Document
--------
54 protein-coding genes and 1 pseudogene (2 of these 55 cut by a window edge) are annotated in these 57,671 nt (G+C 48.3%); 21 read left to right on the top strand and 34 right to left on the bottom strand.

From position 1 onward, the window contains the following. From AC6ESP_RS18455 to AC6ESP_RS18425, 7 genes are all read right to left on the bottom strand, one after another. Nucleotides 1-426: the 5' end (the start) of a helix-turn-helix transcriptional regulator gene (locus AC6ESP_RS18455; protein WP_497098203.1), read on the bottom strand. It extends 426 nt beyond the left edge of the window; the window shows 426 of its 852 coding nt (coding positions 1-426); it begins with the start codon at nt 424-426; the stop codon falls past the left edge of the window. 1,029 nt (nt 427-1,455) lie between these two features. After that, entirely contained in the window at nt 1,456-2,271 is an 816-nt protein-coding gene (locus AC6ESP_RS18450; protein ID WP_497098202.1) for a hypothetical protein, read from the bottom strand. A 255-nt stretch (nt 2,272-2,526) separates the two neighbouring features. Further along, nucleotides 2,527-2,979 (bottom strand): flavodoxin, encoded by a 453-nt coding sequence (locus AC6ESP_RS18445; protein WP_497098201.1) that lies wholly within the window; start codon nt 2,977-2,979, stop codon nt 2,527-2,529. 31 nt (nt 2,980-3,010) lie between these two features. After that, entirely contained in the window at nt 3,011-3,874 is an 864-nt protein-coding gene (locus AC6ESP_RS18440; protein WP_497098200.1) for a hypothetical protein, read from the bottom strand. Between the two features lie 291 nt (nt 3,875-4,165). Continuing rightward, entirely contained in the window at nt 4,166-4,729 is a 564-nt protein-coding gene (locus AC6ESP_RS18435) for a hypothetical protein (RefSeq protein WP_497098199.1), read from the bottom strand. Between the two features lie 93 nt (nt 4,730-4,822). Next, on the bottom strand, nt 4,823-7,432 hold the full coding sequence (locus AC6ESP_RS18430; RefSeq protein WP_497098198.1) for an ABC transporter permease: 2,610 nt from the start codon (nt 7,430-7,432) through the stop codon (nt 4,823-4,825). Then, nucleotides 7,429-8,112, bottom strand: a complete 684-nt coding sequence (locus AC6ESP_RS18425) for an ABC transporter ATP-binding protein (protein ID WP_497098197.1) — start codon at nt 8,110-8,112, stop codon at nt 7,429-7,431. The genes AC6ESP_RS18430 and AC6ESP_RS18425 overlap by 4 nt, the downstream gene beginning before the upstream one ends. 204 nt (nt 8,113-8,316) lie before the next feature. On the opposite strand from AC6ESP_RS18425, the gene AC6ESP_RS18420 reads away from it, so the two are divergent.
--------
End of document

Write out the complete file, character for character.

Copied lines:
54 protein-coding genes and 1 pseudogene (2 of these 55 cut by a window edge) are annotated in these 57,671 nt (G+C 48.3%); 21 read left to right on the top strand and 34 right to left on the bottom strand.

From position 1 onward, the window contains the following. From AC6ESP_RS18455 to AC6ESP_RS18425, 7 genes are all read right to left on the bottom strand, one after another. Nucleotides 1-426: the 5' end (the start) of a helix-turn-helix transcriptional regulator gene (locus AC6ESP_RS18455; protein WP_497098203.1), read on the bottom strand. It extends 426 nt beyond the left edge of the window; the window shows 426 of its 852 coding nt (coding positions 1-426); it begins with the start codon at nt 424-426; the stop codon falls past the left edge of the window. 1,029 nt (nt 427-1,455) lie between these two features. After that, entirely contained in the window at nt 1,456-2,271 is an 816-nt protein-coding gene (locus AC6ESP_RS18450; protein ID WP_497098202.1) for a hypothetical protein, read from the bottom strand. A 255-nt stretch (nt 2,272-2,526) separates the two neighbouring features. Further along, nucleotides 2,527-2,979 (bottom strand): flavodoxin, encoded by a 453-nt coding sequence (locus AC6ESP_RS18445; protein WP_497098201.1) that lies wholly within the window; start codon nt 2,977-2,979, stop codon nt 2,527-2,529. 31 nt (nt 2,980-3,010) lie between these two features. After that, entirely contained in the window at nt 3,011-3,874 is an 864-nt protein-coding gene (locus AC6ESP_RS18440; protein WP_497098200.1) for a hypothetical protein, read from the bottom strand. Between the two features lie 291 nt (nt 3,875-4,165). Continuing rightward, entirely contained in the window at nt 4,166-4,729 is a 564-nt protein-coding gene (locus AC6ESP_RS18435) for a hypothetical protein (RefSeq protein WP_497098199.1), read from the bottom strand. Between the two features lie 93 nt (nt 4,730-4,822). Next, on the bottom strand, nt 4,823-7,432 hold the full coding sequence (locus AC6ESP_RS18430; RefSeq protein WP_497098198.1) for an ABC transporter permease: 2,610 nt from the start codon (nt 7,430-7,432) through the stop codon (nt 4,823-4,825). Then, nucleotides 7,429-8,112, bottom strand: a complete 684-nt coding sequence (locus AC6ESP_RS18425) for an ABC transporter ATP-binding protein (protein ID WP_497098197.1) — start codon at nt 8,110-8,112, stop codon at nt 7,429-7,431. The genes AC6ESP_RS18430 and AC6ESP_RS18425 overlap by 4 nt, the downstream gene beginning before the upstream one ends. 204 nt (nt 8,113-8,316) lie before the next feature. On the opposite strand from AC6ESP_RS18425, the gene AC6ESP_RS18420 reads away from it, so the two are divergent.